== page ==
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"I Can't Be Modest About It..." - Mojo, June 2016

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ARTICLES:2016



Title: "I Can't Be Modest About It..."
Publication: Mojo
Date: June 2016
Writer: Keith Cameron
Photos: Alex Lake


CLICK IMAGE TO ENLARGE

Mojojune16.jpg



Given preceding events, the new DVD suggests that making the album was a happy experience.

NW: "It was. It had been a miserable two years, with Philip [Hall, MSP manager] dying and Richey going missing, and the baggage of The Holy Bible following you around. Just being ensconced in the Chateau with Mike Hedges in the middle of nowhere in France was the closest we've ever come to bliss in the band. Feeling cocooned from any kind of reality. We basked in the anonymity and the creativity of just being there."

JDB: "We'd realised that on the other side of our lives was an obviously intractable situation - we weren't going to get an answer about Richey. After three or four months we just knew we were going to be left in some kind of purgatory. So when it seemed like actually something was sounding good, it was a relief - we were happy something was going right for once."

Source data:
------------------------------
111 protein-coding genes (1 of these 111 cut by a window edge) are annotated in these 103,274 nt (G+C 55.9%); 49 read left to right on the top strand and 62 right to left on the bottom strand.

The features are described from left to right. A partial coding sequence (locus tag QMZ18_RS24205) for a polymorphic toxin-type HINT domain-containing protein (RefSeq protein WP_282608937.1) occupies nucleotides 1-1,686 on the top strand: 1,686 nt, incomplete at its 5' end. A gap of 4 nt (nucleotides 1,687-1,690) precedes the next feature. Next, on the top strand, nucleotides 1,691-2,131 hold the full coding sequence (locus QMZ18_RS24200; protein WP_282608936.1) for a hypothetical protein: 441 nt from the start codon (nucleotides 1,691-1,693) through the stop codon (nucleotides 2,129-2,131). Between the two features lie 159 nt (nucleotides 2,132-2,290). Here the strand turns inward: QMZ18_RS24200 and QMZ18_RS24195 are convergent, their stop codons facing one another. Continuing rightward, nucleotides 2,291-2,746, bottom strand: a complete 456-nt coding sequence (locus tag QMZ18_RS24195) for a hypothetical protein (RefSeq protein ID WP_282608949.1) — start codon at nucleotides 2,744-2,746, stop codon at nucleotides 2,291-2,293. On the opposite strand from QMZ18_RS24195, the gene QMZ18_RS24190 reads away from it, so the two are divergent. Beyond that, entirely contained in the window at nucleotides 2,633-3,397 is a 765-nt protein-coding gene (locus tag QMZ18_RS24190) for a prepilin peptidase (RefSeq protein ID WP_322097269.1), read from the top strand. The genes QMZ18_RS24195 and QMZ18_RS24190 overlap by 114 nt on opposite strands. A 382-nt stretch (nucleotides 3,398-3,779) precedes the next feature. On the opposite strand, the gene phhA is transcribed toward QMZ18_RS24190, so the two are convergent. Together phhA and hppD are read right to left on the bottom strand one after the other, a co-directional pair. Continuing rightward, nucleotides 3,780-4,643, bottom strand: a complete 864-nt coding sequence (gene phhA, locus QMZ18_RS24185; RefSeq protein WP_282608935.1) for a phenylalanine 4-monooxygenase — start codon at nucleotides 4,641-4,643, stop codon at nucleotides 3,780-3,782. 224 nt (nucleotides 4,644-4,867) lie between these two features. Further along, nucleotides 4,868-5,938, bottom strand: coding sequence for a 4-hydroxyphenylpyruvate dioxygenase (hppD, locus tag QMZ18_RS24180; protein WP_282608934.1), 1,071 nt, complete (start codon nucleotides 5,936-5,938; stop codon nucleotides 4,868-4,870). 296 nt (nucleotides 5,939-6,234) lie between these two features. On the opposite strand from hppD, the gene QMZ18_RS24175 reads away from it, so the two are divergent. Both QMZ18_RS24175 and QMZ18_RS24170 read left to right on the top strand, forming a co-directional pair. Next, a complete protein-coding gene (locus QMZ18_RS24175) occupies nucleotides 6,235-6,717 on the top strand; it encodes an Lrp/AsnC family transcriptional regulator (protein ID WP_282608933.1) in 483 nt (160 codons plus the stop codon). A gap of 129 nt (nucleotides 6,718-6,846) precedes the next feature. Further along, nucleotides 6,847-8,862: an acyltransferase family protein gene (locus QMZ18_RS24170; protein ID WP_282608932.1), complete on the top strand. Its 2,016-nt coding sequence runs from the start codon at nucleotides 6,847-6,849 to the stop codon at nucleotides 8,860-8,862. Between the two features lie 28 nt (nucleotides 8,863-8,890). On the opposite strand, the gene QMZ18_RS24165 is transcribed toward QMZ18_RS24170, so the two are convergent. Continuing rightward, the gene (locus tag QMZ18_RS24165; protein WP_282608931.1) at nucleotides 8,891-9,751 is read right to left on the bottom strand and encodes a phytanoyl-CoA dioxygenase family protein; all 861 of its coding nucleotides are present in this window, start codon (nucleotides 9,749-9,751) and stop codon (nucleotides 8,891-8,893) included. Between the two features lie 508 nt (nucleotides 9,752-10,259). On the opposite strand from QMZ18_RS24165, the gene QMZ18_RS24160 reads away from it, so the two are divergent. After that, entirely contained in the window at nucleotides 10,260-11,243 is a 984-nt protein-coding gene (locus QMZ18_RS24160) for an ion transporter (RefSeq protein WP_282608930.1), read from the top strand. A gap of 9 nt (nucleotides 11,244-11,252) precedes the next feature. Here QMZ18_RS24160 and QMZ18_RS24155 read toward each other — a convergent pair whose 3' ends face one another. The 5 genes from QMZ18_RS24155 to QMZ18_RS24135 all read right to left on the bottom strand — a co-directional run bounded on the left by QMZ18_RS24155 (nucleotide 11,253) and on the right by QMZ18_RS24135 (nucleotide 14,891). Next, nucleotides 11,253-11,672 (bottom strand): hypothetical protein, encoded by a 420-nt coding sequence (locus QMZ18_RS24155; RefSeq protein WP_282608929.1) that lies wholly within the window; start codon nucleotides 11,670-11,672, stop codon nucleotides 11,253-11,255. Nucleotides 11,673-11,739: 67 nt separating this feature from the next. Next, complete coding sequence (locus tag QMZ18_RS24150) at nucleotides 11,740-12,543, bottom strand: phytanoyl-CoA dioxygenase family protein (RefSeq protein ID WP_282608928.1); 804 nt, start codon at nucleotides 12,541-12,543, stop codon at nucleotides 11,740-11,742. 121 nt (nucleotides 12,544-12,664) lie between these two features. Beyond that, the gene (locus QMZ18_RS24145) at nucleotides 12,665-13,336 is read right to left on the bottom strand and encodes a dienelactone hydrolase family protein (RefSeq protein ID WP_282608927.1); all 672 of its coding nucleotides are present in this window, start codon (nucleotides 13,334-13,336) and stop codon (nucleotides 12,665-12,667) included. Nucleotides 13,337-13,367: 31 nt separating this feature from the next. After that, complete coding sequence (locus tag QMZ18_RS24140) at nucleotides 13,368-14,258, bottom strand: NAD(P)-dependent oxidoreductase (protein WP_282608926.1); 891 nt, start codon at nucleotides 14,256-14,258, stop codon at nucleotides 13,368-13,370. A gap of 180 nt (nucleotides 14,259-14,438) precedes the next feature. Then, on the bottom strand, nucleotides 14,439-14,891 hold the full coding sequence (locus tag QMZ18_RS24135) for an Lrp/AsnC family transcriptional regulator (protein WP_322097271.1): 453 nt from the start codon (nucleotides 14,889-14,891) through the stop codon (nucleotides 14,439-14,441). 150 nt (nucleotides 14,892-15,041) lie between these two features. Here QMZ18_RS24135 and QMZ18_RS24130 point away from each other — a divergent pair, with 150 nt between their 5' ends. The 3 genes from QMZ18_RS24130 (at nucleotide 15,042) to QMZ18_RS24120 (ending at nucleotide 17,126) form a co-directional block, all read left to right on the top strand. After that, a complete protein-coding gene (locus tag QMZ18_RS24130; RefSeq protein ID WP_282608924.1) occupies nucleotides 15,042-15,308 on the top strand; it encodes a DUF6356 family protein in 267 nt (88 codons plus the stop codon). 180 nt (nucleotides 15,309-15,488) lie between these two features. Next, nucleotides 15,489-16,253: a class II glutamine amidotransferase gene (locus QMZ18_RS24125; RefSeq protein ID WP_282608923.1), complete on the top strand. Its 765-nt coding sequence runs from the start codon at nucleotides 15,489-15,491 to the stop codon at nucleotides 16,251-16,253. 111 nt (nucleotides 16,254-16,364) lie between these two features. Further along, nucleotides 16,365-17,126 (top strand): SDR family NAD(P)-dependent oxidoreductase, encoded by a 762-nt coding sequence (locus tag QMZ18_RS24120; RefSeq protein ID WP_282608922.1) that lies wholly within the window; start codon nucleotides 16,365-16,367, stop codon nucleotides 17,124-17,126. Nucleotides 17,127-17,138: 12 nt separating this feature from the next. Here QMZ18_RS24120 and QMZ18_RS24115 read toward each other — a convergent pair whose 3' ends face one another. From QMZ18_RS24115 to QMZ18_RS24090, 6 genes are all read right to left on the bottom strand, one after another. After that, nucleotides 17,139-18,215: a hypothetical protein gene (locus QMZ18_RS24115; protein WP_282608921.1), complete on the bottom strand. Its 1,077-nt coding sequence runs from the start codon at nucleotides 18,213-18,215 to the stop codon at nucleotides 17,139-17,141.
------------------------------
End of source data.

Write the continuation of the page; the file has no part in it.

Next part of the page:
What were the practical and emotional implications of Richey's absence?

NW: "The practical ones weren't gigantic. Musically there were no implications. And it's not like I hadn't written any lyrics before. It was the emotional gap, the idling and the watching TV and talking, reading...all those little things were amiss. The turning point was James singing A Design For Life down the phone to me. I'd written some really bad lyrics up to that point, just stuff that was never going to work. From then on, everything came really easily. We might not have been in a band without A Design For Life."

JDB: "I don't think it's ever been stated enough that work had already started on Everything Must Go before he went missing. We had the demos of No Surface All Feeling, Small Black Flowers...and Further Away. I'd played acoustic version of Elvis Impersonator...and Kevin Carter to him. This is conjecture, but perhaps in his mind he couldn't envisage some of his lyrics in the frame of what Everything Must Go was obviously taking shape to be. It's a shame he couldn't have seen that, actually, there was a brilliant balance to be had there."


How do you think it stands up 20 years on?

NW: "It astounds me that a record like that could sell a million copies in a year. The fact that a lyric like "Libraries gave us power" smashed into the charts. I love it. It feels really balanced. Sometimes in modern culture you overlook albums that are really massive - you tend to think they couldn't have been good. And actually a lot of them were."

JDB: "You should never call yourself a 'classic', it's a heinous sin - but I'm going to commit that sin: I just think it's a classic album. I can't be bothered to be modest about it!